To view a powerful music video about Bishop Oscar Romero, go to: https://www.youtube.com/watch?v=21CN815v2G0&feature=youtu.be  and to learn more about The Martyr’s Project, go to: http://www.themartyrsproject.com/index2.html

To read Clendenin’s post, visit the Journey with Jesus blog at: http://www.journeywithjesus.net/Essays/20100705JJ.shtml

To learn more about Oscar Romero and more about the International Day of Right to the Truth Concerning Gross Human Rights Violations and for the Dignity of Victimsvisit: https://www.un.org/en/events/righttotruthday/romero.shtml 

Read Full Post »


Monday, March 15, 2021

Amos 3-6

Words and Woes

Amos conveys the words of God in his prophecy. Put away black-and-white thinking. Step away from corruption and nepotism. Be open to transformation and redemption. Jesus arrives as the teacher who leads us away from dualism. He points out exploitation and favoritism.  He rescues and changes.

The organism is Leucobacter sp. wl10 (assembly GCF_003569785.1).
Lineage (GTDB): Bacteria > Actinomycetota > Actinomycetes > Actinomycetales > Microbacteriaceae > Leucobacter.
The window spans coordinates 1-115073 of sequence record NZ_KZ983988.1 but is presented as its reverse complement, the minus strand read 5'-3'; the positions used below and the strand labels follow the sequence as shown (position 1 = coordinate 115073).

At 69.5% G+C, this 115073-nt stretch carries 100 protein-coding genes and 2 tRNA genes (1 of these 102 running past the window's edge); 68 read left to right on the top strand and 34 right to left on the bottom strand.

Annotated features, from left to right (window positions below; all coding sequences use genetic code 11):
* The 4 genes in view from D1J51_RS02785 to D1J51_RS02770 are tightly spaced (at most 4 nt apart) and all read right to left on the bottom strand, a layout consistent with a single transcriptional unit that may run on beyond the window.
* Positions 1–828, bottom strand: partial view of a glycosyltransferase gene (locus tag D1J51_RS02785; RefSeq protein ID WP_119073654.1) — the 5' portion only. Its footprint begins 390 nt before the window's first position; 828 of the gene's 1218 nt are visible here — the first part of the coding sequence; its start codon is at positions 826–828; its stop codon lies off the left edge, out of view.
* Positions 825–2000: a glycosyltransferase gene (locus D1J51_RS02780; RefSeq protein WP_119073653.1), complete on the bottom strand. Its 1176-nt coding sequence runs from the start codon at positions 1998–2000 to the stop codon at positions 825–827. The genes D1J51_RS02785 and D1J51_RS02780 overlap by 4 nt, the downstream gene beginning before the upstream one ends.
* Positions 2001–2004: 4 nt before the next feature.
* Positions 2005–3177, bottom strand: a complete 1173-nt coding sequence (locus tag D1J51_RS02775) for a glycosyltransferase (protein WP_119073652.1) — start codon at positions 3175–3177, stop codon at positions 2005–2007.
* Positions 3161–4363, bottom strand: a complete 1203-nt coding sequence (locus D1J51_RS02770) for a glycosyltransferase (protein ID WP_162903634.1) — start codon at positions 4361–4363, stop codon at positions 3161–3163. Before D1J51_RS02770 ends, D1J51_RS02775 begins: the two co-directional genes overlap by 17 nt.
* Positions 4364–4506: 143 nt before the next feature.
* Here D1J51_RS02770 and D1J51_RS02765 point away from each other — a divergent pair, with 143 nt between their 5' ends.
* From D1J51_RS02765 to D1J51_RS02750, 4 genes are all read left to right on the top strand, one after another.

Amos shares the woes he sees. The ease with which violence creeps into our lives. The mourning that threatens to drag us into darkness. The worship of little gods and the turning away from the Living God. The Spirit comes to abide with us, easing the pain of loss, comforting those who are crushed, gathering the remnant into the Body of Christ.

Amos tells us that there is much more to life than ease and comfort, power and fame. Amos reminds us that our real life lies in how we treat one another and not in the accumulation of wealth or titles. Amos asks us to move out of the darkness and into the light.

Christ comes to teach us how to live The Way. Christ steps out to lead us, taking on corrupt structures and power bases. Christ lives in each of us, renewing, recalling, and patiently ministering to our fears, wants and anxieties.